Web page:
Farmers and researchers of the Madagascar-IRRI Rice Research Project. Credit, IRRI.

Farmers and researchers of the Madagascar-IRRI Rice Research Project. Credit, IRRI.

Human capital is the “productive wealth embodied in labour, skills and knowledge,”[1] created by better education or health. Building the human capital of smallholder farmers can raise productivity, increase livelihoods and improve food security when appropriately leveraged.[2] It plays a critical role in agricultural growth and development because human beings occupy the centre of production, distribution and consumption.

Improved human capital for smallholder farmers is a prerequisite for achieving Sustainable Intensification. At the most basic level, agriculture relies on the knowledge and labour of farmers; their understanding of their crops and livestock, the conditions they require and their ability to use inputs and farming methods effectively. Knowledge is a thus key input for building human capital,[3] requiring “both access to technologies and information as well as the fundamental science that generates new inputs or novel ways of employing them.”[4] The accumulation of human capital facilitates technological innovations and can make growth in agriculture more sustainable.[5]

Participatory training for smallscale farmers on climate-services and information in  Dodoma, Tanzania. Credit, C. Schubert, CCAFS.

Participatory training for smallscale farmers on climate-services and information in Dodoma, Tanzania. Credit, C. Schubert, CCAFS.

Agricultural development also requires the growth of human capital at a fundamental level. Smallholder farmers need to be literate and numerate if they are to fully develop the productivity and income of their farms. They also need to be analytical and critical, so that they can be innovative and participate in research. Finally, human capital determines the quality of the labour force that can be employed in innovative activities. Educated and skilled employees are more likely to spot potential innovations, question existing practices and have the knowledge to explore new solutions.[6] Higher levels of human capital contribute to resolving common landscape or system wide problems such as water, pest, and soil management.[7]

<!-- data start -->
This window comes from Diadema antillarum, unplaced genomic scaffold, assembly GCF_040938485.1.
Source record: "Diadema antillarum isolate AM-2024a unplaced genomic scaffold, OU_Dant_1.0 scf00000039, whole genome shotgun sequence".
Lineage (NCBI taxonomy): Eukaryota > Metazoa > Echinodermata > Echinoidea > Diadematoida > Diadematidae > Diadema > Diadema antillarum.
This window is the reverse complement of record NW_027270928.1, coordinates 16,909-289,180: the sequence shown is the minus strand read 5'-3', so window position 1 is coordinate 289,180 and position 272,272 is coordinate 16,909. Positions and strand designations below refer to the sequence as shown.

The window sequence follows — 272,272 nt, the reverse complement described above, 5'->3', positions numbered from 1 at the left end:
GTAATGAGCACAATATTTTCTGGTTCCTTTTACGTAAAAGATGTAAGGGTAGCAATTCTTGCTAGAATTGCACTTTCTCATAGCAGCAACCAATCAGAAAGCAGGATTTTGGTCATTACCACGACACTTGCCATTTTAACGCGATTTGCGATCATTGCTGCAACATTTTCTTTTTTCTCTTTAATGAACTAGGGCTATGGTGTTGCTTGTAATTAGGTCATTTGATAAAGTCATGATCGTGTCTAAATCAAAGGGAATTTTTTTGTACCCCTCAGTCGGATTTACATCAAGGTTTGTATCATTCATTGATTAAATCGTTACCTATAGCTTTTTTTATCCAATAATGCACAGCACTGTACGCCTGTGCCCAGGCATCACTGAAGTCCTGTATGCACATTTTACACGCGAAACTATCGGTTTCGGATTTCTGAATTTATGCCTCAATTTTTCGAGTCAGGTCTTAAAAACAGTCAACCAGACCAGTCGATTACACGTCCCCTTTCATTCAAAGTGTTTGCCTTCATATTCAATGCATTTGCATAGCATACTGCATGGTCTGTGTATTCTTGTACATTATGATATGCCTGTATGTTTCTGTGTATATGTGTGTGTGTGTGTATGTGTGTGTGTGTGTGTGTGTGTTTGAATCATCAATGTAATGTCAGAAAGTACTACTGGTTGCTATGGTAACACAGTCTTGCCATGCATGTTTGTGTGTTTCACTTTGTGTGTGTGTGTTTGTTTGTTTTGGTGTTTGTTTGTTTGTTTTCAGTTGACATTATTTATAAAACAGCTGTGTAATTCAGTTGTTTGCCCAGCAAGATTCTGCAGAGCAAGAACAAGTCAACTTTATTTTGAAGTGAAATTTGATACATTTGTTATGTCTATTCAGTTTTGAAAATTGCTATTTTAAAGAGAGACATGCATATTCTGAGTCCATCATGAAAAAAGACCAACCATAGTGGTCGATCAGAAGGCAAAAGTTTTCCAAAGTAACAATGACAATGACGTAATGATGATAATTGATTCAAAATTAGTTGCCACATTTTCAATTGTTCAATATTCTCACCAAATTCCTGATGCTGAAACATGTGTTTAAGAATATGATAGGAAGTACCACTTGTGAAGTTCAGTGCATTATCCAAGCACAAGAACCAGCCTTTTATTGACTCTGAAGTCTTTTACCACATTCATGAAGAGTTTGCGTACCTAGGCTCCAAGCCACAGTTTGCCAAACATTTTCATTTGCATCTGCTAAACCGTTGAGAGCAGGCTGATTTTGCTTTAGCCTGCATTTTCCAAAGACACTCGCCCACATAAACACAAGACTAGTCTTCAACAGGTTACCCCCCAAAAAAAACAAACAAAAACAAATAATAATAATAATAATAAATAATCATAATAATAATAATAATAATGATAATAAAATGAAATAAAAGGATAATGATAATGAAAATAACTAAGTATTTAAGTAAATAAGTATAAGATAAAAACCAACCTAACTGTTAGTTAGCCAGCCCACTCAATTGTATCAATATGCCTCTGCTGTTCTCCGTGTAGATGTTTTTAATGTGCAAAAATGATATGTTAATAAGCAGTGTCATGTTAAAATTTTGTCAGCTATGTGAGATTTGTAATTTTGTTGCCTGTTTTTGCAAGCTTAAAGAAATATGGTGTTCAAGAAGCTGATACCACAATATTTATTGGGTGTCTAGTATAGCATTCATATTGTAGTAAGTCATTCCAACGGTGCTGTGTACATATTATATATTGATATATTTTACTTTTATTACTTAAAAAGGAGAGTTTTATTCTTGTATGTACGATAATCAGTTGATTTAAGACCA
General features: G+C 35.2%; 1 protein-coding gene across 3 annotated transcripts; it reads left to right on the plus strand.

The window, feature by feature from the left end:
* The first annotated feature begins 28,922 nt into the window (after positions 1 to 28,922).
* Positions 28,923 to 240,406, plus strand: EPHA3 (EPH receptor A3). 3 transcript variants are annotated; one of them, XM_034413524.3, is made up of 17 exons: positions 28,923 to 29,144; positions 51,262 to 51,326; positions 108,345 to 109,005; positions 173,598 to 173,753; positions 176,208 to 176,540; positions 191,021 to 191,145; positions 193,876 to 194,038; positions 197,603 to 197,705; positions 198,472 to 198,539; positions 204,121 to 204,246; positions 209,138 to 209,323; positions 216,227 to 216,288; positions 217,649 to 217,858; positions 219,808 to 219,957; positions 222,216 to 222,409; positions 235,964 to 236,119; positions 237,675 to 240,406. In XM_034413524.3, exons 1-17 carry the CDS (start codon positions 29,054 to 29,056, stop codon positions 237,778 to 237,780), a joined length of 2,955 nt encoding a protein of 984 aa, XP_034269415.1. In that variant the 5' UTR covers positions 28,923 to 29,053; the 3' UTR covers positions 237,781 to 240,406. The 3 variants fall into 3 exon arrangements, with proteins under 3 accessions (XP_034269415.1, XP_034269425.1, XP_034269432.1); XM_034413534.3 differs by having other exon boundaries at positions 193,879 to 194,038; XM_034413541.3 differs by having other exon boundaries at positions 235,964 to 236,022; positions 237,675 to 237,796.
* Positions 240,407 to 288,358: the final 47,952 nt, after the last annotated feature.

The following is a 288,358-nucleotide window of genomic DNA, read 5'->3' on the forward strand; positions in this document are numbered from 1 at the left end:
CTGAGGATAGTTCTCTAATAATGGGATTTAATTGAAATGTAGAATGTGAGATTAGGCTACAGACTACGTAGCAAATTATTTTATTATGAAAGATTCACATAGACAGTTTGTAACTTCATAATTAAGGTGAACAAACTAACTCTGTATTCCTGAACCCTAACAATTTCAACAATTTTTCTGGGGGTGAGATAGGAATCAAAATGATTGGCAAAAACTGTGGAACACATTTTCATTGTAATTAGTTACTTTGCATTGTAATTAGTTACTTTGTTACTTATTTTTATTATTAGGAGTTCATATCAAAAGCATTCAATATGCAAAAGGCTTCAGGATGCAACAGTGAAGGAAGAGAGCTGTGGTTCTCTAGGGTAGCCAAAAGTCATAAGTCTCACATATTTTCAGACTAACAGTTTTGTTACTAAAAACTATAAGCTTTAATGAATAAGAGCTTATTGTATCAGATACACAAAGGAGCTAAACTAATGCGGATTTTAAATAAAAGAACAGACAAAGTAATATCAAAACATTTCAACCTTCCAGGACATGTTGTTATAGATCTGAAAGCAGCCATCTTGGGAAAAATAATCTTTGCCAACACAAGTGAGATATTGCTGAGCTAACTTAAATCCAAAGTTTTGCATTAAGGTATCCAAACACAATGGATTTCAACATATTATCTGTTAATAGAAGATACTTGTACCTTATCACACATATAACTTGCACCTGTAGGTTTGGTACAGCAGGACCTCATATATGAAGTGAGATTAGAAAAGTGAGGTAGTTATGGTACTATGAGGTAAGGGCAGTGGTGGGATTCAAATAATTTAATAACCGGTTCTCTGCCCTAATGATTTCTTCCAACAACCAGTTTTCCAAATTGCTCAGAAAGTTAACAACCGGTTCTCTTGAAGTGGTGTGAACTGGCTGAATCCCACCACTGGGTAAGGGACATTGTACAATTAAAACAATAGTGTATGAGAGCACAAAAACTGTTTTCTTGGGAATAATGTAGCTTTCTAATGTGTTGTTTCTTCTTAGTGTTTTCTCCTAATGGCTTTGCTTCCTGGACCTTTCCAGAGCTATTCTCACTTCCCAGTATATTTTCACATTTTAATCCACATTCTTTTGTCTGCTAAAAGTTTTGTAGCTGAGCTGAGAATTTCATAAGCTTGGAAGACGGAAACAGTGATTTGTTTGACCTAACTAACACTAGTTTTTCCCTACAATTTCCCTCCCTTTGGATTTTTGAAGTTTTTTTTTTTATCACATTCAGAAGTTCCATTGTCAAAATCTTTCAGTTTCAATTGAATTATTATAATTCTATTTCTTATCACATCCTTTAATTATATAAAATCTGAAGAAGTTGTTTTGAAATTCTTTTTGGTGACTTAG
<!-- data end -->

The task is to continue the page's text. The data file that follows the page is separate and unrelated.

Agricultural education and training, agricultural extension, and participatory research are all essential in building the capacity of farmers, but only if they are responsive to farmers’ needs and the realities they face. Agricultural education and training covers a broad range of formal and informal activities that build knowledge capacity within the agriculture sector through higher education, diploma and certificate levels, vocational and in-service training and informal knowledge and skill acquisition.[8] Agricultural Extension is the application of scientific research and knowledge to agricultural practices through formal and typically government-run farmer education programmes. The role of extension services is invaluable in teaching farmers how to improve their productivity and it is also critical to move research from the lab to the field by translating new knowledge into practice.[9] Participatory research, a collaborative approach to research, emerged as way to create appropriate technology suitable for the needs of smallholder farmers.[10] Participatory research helps to increase adoption rates of new methods or technologies by involving farmers in the development of the invention.

References
[1] The Organisation for Economic Co-operation and Development (OECD) (no date), ‘Human Capital’ Glossary of Statistical Terms, Available from: <http://stats.oecd.org/glossary/detail.asp?ID=1264> [9 July 2015].
[2] The Organisation for Economic Co-operation and Development (OECD) (no date), ‘Human Capital’ Glossary of Statistical Terms, Available from: <http://stats.oecd.org/glossary/detail.asp?ID=1264> [9 July 2015].
[3] Agriculture for Impact 2013, Sustainable Intensification: A New Paradigm for African Agriculture, A Montpellier Panel Report, London
[4] Agriculture for Impact 2013, Sustainable Intensification: A New Paradigm for African Agriculture, A Montpellier Panel Report, London
[5] Penda, ST 2012, ‘Human Capital Development for Agricultural Business in Nigeria’ International Food and Agribusiness Management Review, vol. 15, no. A, pp. 89-91.
[6] Dakhli, M, & De Clercq, D 2004, ‘Human capital, social capital and innovation: a multi-country study’. Entrepreneurship and Regional Development, vol. 16, pp. 107-128.
[7] Pretty, J, Bharucha, ZP & Garba, MH 2014, Foresight and African agriculture: innovations and policy opportunities, Foresight, UK Government Office for Science, London.
[8] Davis, K, Ekboir, J, Mekasha, W, Ochieng, CM, Spielman, DJ & Zerfu, E 2007, ‘Strengthening agricultural education and training in Sub-Saharan Africa from an innovation systems perspective: Case studies of Ethiopia and Mozambique’ The Journal of Agricultural Education and Extension, vol. 14, no. 1, pp. 35-51
[9] Davies, B, Baulcombe, D, Crute, I, Dunwell, J, Gale, M, Jones, J, Petty J & Toulmin, C 2009, Reaping the benefits: science and the sustainable intensification of global agriculture, The Royal Society, London.
[10] Chambers, R, Pacey, A & Thrupp, LA (eds.) 1989, Farmer First: Farmer Innovation and Agricultural Research, Intermediate Technology Publications, Exeter.